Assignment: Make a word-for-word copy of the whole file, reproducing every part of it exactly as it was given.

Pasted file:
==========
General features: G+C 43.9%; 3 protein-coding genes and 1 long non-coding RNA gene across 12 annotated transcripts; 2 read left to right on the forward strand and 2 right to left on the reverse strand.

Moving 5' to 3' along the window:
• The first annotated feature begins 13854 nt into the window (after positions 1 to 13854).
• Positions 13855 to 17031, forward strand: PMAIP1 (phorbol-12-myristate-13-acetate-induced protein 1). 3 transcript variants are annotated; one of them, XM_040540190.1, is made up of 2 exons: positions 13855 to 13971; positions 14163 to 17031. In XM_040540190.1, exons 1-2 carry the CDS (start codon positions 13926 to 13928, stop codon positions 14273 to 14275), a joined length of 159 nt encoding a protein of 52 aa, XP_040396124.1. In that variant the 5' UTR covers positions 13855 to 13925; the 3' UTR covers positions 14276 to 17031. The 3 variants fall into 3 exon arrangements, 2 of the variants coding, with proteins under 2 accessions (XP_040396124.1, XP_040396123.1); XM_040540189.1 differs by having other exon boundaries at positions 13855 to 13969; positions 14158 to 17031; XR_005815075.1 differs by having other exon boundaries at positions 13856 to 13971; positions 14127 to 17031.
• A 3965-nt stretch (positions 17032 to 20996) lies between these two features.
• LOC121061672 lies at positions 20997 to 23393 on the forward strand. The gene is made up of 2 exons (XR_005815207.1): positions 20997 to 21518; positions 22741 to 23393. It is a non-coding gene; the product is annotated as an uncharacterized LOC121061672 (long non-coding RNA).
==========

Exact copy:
General features: G+C 43.9%; 3 protein-coding genes and 1 long non-coding RNA gene across 12 annotated transcripts; 2 read left to right on the forward strand and 2 right to left on the reverse strand.

Moving 5' to 3' along the window:
• The first annotated feature begins 13854 nt into the window (after positions 1 to 13854).
• Positions 13855 to 17031, forward strand: PMAIP1 (phorbol-12-myristate-13-acetate-induced protein 1). 3 transcript variants are annotated; one of them, XM_040540190.1, is made up of 2 exons: positions 13855 to 13971; positions 14163 to 17031. In XM_040540190.1, exons 1-2 carry the CDS (start codon positions 13926 to 13928, stop codon positions 14273 to 14275), a joined length of 159 nt encoding a protein of 52 aa, XP_040396124.1. In that variant the 5' UTR covers positions 13855 to 13925; the 3' UTR covers positions 14276 to 17031. The 3 variants fall into 3 exon arrangements, 2 of the variants coding, with proteins under 2 accessions (XP_040396124.1, XP_040396123.1); XM_040540189.1 differs by having other exon boundaries at positions 13855 to 13969; positions 14158 to 17031; XR_005815075.1 differs by having other exon boundaries at positions 13856 to 13971; positions 14127 to 17031.
• A 3965-nt stretch (positions 17032 to 20996) lies between these two features.
• LOC121061672 lies at positions 20997 to 23393 on the forward strand. The gene is made up of 2 exons (XR_005815207.1): positions 20997 to 21518; positions 22741 to 23393. It is a non-coding gene; the product is annotated as an uncharacterized LOC121061672 (long non-coding RNA).